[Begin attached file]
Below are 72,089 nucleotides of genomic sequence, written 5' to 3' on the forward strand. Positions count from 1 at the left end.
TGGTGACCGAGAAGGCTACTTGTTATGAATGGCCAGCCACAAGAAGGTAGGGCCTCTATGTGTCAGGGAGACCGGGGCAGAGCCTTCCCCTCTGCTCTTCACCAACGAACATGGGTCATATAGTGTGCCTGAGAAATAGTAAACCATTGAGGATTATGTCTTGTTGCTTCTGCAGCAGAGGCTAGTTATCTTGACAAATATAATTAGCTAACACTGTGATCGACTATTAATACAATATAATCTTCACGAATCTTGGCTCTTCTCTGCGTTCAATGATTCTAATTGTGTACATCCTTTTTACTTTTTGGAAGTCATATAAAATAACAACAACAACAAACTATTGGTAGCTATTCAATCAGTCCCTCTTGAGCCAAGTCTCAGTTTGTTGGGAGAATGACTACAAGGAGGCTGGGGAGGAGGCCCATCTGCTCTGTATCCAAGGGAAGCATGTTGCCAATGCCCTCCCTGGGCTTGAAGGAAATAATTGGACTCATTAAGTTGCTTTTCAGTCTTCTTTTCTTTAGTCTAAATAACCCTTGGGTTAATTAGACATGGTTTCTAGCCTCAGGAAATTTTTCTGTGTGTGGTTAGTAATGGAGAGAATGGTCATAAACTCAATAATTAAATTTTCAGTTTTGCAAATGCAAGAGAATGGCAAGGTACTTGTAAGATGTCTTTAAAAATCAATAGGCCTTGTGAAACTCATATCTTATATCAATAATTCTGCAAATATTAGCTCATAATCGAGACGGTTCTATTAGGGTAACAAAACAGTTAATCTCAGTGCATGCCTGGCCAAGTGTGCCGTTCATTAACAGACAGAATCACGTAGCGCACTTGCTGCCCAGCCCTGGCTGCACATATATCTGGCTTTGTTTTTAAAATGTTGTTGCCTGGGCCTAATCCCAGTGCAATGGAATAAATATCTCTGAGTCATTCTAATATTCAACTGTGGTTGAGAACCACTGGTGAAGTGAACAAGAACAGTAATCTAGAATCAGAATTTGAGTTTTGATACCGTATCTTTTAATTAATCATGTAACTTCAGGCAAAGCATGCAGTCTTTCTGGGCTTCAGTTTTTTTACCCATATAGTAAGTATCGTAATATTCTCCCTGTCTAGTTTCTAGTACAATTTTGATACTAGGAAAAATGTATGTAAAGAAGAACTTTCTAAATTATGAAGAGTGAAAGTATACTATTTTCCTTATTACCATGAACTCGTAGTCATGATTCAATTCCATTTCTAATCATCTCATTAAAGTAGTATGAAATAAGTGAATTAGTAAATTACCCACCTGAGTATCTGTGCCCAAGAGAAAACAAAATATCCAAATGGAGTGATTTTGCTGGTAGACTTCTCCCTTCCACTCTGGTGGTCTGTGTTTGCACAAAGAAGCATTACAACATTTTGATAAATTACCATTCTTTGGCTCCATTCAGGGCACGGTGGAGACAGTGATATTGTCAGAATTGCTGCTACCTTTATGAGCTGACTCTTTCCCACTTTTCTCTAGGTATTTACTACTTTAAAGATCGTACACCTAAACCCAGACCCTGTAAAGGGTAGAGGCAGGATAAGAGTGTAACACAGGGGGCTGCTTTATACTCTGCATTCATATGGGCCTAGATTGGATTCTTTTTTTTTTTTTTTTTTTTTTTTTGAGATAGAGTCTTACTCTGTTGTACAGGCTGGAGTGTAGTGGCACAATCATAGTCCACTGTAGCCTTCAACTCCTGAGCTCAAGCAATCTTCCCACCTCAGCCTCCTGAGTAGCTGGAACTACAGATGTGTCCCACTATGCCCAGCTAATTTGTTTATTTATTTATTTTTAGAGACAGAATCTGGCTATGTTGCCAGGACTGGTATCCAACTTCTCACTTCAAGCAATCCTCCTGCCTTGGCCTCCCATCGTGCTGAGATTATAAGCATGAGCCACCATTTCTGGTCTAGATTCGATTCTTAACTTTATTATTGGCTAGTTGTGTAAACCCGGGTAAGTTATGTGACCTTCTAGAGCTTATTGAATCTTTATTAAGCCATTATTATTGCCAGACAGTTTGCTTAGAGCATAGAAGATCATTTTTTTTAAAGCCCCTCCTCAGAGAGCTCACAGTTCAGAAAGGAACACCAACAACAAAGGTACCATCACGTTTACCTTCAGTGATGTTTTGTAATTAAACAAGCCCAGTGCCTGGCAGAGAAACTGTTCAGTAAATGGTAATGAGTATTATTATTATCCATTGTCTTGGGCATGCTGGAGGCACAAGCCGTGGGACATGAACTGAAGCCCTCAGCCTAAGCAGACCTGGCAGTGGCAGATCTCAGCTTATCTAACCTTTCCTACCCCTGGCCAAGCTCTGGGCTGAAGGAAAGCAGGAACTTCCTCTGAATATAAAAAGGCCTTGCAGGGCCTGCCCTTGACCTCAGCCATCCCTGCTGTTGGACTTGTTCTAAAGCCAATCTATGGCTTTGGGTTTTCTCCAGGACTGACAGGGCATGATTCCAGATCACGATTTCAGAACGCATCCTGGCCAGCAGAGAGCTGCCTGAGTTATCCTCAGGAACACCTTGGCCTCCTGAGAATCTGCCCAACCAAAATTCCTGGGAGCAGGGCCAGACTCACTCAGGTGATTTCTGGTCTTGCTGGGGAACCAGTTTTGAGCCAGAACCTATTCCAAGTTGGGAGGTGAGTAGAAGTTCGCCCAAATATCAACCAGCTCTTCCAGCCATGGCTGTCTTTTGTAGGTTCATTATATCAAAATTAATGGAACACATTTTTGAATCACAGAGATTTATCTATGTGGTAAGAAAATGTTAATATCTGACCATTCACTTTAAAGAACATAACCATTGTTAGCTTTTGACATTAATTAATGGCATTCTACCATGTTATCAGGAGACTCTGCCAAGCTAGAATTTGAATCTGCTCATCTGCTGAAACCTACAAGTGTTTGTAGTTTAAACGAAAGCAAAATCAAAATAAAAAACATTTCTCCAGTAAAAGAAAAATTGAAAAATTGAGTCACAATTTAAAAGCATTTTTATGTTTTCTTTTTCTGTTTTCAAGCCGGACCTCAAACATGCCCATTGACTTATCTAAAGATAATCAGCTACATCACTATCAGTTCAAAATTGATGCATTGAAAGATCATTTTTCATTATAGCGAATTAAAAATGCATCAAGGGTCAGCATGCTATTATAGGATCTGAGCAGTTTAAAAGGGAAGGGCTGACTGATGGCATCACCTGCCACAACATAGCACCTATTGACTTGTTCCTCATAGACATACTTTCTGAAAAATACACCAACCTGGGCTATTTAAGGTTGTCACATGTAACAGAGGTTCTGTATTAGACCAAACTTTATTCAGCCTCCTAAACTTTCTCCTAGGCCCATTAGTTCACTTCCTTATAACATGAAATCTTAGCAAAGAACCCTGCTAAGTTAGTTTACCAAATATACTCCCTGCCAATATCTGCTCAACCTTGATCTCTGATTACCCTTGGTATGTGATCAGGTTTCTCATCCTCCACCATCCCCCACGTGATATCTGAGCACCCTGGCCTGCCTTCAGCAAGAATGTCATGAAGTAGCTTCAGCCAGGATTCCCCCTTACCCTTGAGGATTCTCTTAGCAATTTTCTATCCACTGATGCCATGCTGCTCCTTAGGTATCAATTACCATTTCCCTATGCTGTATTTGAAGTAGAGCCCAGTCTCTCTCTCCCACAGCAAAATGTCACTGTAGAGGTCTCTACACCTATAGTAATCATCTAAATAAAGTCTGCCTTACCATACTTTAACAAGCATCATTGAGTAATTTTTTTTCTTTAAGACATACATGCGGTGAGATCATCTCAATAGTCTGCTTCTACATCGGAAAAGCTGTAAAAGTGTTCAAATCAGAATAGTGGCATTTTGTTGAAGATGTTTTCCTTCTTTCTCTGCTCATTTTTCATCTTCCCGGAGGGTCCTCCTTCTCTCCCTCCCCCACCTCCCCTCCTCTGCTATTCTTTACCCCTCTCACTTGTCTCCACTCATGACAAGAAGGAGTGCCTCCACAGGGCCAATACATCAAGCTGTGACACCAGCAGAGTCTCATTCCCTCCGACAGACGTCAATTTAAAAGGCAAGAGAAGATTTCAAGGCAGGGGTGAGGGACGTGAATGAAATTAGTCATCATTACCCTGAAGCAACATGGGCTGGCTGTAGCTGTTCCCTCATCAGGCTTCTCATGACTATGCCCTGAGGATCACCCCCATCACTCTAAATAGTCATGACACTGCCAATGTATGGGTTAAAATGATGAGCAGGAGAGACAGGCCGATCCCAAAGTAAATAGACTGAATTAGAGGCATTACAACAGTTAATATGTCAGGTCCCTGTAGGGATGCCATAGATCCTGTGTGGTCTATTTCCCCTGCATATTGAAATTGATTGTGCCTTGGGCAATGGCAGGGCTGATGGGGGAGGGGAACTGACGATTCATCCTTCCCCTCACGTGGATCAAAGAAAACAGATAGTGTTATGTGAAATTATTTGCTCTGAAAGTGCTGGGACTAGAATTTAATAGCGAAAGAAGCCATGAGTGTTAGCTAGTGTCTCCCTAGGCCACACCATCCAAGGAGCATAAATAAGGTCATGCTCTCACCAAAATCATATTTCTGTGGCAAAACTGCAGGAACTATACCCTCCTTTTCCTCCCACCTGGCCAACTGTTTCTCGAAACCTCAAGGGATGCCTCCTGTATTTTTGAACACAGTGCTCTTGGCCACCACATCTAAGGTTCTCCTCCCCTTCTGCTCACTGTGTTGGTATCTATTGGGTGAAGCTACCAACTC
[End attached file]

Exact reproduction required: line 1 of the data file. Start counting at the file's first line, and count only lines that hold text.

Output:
Below are 72,089 nucleotides of genomic sequence, written 5' to 3' on the forward strand. Positions count from 1 at the left end.